David Bourget (Western Ontario)
David Chalmers (ANU, NYU)
Rafael De Clercq
Jack Alan Reynolds
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British Journal for the Philosophy of Science 55 (4):561 - 614 (2004)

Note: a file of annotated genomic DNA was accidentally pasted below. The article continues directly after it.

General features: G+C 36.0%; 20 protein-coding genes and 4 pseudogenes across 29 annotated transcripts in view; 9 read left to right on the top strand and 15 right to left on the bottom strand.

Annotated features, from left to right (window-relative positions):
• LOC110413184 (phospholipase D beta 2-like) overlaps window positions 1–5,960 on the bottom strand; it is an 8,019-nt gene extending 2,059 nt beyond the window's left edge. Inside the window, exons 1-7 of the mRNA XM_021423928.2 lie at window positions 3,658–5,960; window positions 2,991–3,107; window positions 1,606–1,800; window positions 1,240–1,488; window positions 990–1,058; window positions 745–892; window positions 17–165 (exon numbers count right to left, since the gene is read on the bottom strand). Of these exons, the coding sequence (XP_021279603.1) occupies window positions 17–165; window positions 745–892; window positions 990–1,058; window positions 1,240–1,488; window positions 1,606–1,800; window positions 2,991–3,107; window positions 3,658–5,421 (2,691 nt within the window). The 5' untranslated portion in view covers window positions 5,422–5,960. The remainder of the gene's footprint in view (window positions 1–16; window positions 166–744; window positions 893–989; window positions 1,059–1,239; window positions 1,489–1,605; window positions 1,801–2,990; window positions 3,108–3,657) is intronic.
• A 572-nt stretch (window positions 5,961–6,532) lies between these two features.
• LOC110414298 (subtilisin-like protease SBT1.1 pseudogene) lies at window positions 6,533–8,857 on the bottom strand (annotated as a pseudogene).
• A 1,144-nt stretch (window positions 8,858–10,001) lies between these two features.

Philosophers have postulated the existence of God to explain (I) why any contingent objects exist at all rather than nothing contingent, and (II) why the fundamental laws of nature and basic facts of the world are exactly what they are. Therefore, we ask: (a) Does (I) pose a well-conceived question which calls for an answer? and (b) Can God's presumed will (or intention) provide a cogent explanation of the basic laws and facts of the world, as claimed by (II)? We shall address both (a) and (b). To the extent that they yield an unfavourable verdict, the afore-stated reasons for postulating the existence of God are undermined. As for question (I), in 1714, G. W. Leibniz posed the Primordial Existential Question (hereafter ‘PEQ’): ‘Why is there something contingent at all, rather than just nothing contingent?’ This question has two major presuppositions: (1) A state of affairs in which nothing contingent exists is indeed genuinely possible (‘the Null Possibility’), the notion of nothingness being both intelligible and free from contradiction; and (2) De jure, there should be nothing contingent at all, and indeed there would be nothing contingent in the absence of an overriding external cause (or reason), because that state of affairs is ‘most natural’ or ‘normal’. The putative world containing nothing contingent is the so-called ‘Null World’. As for (1), the logical robustness of the Null Possibility of there being nothing contingent needs to be demonstrated. But even if the Null Possibility is demonstrably genuine, there is an issue: Does that possibility require us to explain why it is not actualized by the Null World, which contains nothing contingent? And, as for (2), it originated as a corollary of the distinctly Christian precept (going back to the second century) that the very existence of any and every contingent entity is utterly dependent on God at any and all times. Like (1), (2) calls for scrutiny. Clearly, if either of these presuppositions of Leibniz's PEQ is ill founded or demonstrably false, then PEQ is aborted as a non-starter, because in that case, it is posing an ill-conceived question. In earlier writings (Grünbaum , p. 5), I have introduced the designation ‘SoN’ for the ontological ‘spontaneity of nothingness’ asserted in presupposition (2) of PEQ. Clearly, in response to PEQ, (2) can be challenged by asking the counter-question, ‘But why should there be nothing contingent, rather than something contingent?’ Leibniz offered an a priori argument for SoN. Yet it will emerge that a priori defences of it fail, and that it has no empirical legitimacy either. Indeed physical cosmology spells an important relevant moral: As against any a priori dictum on what is the ‘natural’ status of the universe, the verdict on that status depends crucially on empirical evidence. Thus PEQ turns out to be a non-starter, because its presupposed SoN is ill founded! Hence PEQ cannot serve as a springboard for creationist theism. Yet Leibniz and the English theist Richard Swinburne offered divine creation ex nihilo as their answer to the ill-conceived PEQ. But being predicated on SoN, their cosmological arguments for the existence of God are fundamentally unsuccessful. The axiomatically topmost laws of nature (the ‘nomology’) in a scientific theory are themselves unexplained explainors, and are thus thought to be true as a matter of brute fact. But theists have offered a theological explanation of the specifics of these laws as having been willed or intended by God in the mode of agent causation to be exactly what they are. A whole array of considerations are offered in Section 2 to show that the proposed theistic explanation of the nomology fails multiply to transform scientific brute facts into specifically explained regularities. Thus, I argue for The Poverty of Theistic Cosmology in two major respects. Why is there something rather than nothing? 1.1 Refined statement of Leibniz's Primordial Existential Question (PEQ) 1.2 Is it imperative to explain why there isn't just nothing contingent? 1.3 Must we explain why any and every de facto unrealized logical possibility is not actualized? 1.4 Is a world not containing anything contingent logically possible? 1.5 Christian doctrine as an inspiration of PEQ 1.6 Henri Bergson 1.7 A priori justifications of PEQ by Leibniz, Parfit, Swinburne and Nozick 1.7.1 Leibniz 1.7.2 Derek Parfit 1.7.3 Richard Swinburne and Thomas Aquinas vis-à-vis SoN 1.7.4 The ‘natural’ status of the world as an empirical question 1.7.5 Robert Nozick 1.8 Hypothesized psychological sources of PEQ 1.9 PEQ as a failed springboard for creationist theism: the collapse of Leibniz's and Swinburne's theistic cosmological arguments Do the most fundamental laws of nature require a theistic explanation? 2.1 The ontological inseparability of the laws of nature from the furniture of the universe 2.2 The probative burden of the theological explanation of the world's nomology 2.3 The theistic explanation of the cosmic nomology 2.4 Further major defects of the theological explanation of the fundamental laws of nature Conclusion * Editorial note: Fifty-one years ago, Professor Grünbaum published his first paper in the British Journal for the Philosophy of Science, in the issue for 1953. It was entitled ‘Whitehead's Method of Extensive Abstraction’ (British Journal for the Philosophy of Science, 4, pp. 215–26). The Editor wishes to acknowledge Grünbaum's extraordinary achievement in philosophy of science and in particular the debt that this journal owes to so distinguished and productive an author. This essay originated in the first two of my three Leibniz Lectures, delivered at the University of Hanover, Germany, 25–27 June 2003.
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